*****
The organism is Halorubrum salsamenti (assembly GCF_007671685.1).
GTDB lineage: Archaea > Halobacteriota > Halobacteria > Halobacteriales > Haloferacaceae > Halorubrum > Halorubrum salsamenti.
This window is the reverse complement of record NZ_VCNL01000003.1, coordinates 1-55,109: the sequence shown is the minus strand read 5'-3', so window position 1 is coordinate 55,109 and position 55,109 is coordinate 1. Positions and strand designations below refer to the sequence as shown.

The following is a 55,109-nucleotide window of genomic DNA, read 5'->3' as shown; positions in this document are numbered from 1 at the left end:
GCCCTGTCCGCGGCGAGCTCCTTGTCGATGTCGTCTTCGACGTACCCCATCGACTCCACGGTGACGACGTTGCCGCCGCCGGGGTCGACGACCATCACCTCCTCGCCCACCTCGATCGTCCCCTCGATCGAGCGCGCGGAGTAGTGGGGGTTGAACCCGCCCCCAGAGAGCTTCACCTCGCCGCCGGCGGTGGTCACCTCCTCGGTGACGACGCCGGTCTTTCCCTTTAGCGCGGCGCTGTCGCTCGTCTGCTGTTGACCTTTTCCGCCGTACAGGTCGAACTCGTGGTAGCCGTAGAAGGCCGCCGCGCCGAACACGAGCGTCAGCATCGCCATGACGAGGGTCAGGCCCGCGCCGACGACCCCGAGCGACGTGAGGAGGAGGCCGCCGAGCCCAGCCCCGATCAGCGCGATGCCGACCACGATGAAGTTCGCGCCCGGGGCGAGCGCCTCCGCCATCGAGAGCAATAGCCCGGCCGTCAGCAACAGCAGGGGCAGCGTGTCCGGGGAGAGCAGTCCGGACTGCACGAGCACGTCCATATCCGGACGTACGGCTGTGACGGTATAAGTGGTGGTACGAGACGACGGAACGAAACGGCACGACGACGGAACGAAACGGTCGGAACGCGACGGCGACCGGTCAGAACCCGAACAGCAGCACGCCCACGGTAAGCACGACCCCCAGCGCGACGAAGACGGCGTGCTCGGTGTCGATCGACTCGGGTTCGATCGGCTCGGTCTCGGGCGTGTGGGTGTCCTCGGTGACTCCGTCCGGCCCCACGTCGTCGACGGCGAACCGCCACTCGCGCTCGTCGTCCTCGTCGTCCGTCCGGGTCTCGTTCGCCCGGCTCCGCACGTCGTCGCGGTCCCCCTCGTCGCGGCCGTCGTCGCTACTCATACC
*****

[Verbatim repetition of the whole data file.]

The organism is Halorubrum salsamenti (assembly GCF_007671685.1).
GTDB lineage: Archaea > Halobacteriota > Halobacteria > Halobacteriales > Haloferacaceae > Halorubrum > Halorubrum salsamenti.
This window is the reverse complement of record NZ_VCNL01000003.1, coordinates 1-55,109: the sequence shown is the minus strand read 5'-3', so window position 1 is coordinate 55,109 and position 55,109 is coordinate 1. Positions and strand designations below refer to the sequence as shown.

The following is a 55,109-nucleotide window of genomic DNA, read 5'->3' as shown; positions in this document are numbered from 1 at the left end:
GCCCTGTCCGCGGCGAGCTCCTTGTCGATGTCGTCTTCGACGTACCCCATCGACTCCACGGTGACGACGTTGCCGCCGCCGGGGTCGACGACCATCACCTCCTCGCCCACCTCGATCGTCCCCTCGATCGAGCGCGCGGAGTAGTGGGGGTTGAACCCGCCCCCAGAGAGCTTCACCTCGCCGCCGGCGGTGGTCACCTCCTCGGTGACGACGCCGGTCTTTCCCTTTAGCGCGGCGCTGTCGCTCGTCTGCTGTTGACCTTTTCCGCCGTACAGGTCGAACTCGTGGTAGCCGTAGAAGGCCGCCGCGCCGAACACGAGCGTCAGCATCGCCATGACGAGGGTCAGGCCCGCGCCGACGACCCCGAGCGACGTGAGGAGGAGGCCGCCGAGCCCAGCCCCGATCAGCGCGATGCCGACCACGATGAAGTTCGCGCCCGGGGCGAGCGCCTCCGCCATCGAGAGCAATAGCCCGGCCGTCAGCAACAGCAGGGGCAGCGTGTCCGGGGAGAGCAGTCCGGACTGCACGAGCACGTCCATATCCGGACGTACGGCTGTGACGGTATAAGTGGTGGTACGAGACGACGGAACGAAACGGCACGACGACGGAACGAAACGGTCGGAACGCGACGGCGACCGGTCAGAACCCGAACAGCAGCACGCCCACGGTAAGCACGACCCCCAGCGCGACGAAGACGGCGTGCTCGGTGTCGATCGACTCGGGTTCGATCGGCTCGGTCTCGGGCGTGTGGGTGTCCTCGGTGACTCCGTCCGGCCCCACGTCGTCGACGGCGAACCGCCACTCGCGCTCGTCGTCCTCGTCGTCCGTCCGGGTCTCGTTCGCCCGGCTCCGCACGTCGTCGCGGTCCCCCTCGTCGCGGCCGTCGTCGCTACTCATACC